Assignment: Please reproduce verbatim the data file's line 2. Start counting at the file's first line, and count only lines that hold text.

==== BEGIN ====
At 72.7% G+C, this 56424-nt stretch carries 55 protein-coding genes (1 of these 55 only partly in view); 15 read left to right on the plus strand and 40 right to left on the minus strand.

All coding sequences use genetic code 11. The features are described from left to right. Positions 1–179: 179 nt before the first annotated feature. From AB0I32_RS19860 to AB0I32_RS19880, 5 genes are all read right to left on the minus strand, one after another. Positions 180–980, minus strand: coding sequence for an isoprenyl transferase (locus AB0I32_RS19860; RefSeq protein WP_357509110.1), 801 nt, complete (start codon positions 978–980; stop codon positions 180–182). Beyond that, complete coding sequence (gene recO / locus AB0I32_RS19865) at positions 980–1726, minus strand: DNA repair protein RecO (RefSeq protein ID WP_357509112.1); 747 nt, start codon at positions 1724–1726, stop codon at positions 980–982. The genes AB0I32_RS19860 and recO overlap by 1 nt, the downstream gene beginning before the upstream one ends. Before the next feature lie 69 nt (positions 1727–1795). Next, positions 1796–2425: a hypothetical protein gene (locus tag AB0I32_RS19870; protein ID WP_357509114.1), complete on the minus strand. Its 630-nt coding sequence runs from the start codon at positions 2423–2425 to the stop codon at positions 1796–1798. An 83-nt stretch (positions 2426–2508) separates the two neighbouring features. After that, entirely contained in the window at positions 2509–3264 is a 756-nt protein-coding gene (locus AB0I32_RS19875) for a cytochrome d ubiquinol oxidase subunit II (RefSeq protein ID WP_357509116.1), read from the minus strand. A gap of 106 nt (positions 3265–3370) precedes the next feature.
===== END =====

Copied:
All coding sequences use genetic code 11. The features are described from left to right. Positions 1–179: 179 nt before the first annotated feature. From AB0I32_RS19860 to AB0I32_RS19880, 5 genes are all read right to left on the minus strand, one after another. Positions 180–980, minus strand: coding sequence for an isoprenyl transferase (locus AB0I32_RS19860; RefSeq protein WP_357509110.1), 801 nt, complete (start codon positions 978–980; stop codon positions 180–182). Beyond that, complete coding sequence (gene recO / locus AB0I32_RS19865) at positions 980–1726, minus strand: DNA repair protein RecO (RefSeq protein ID WP_357509112.1); 747 nt, start codon at positions 1724–1726, stop codon at positions 980–982. The genes AB0I32_RS19860 and recO overlap by 1 nt, the downstream gene beginning before the upstream one ends. Before the next feature lie 69 nt (positions 1727–1795). Next, positions 1796–2425: a hypothetical protein gene (locus tag AB0I32_RS19870; protein ID WP_357509114.1), complete on the minus strand. Its 630-nt coding sequence runs from the start codon at positions 2423–2425 to the stop codon at positions 1796–1798. An 83-nt stretch (positions 2426–2508) separates the two neighbouring features. After that, entirely contained in the window at positions 2509–3264 is a 756-nt protein-coding gene (locus AB0I32_RS19875) for a cytochrome d ubiquinol oxidase subunit II (RefSeq protein ID WP_357509116.1), read from the minus strand. A gap of 106 nt (positions 3265–3370) precedes the next feature.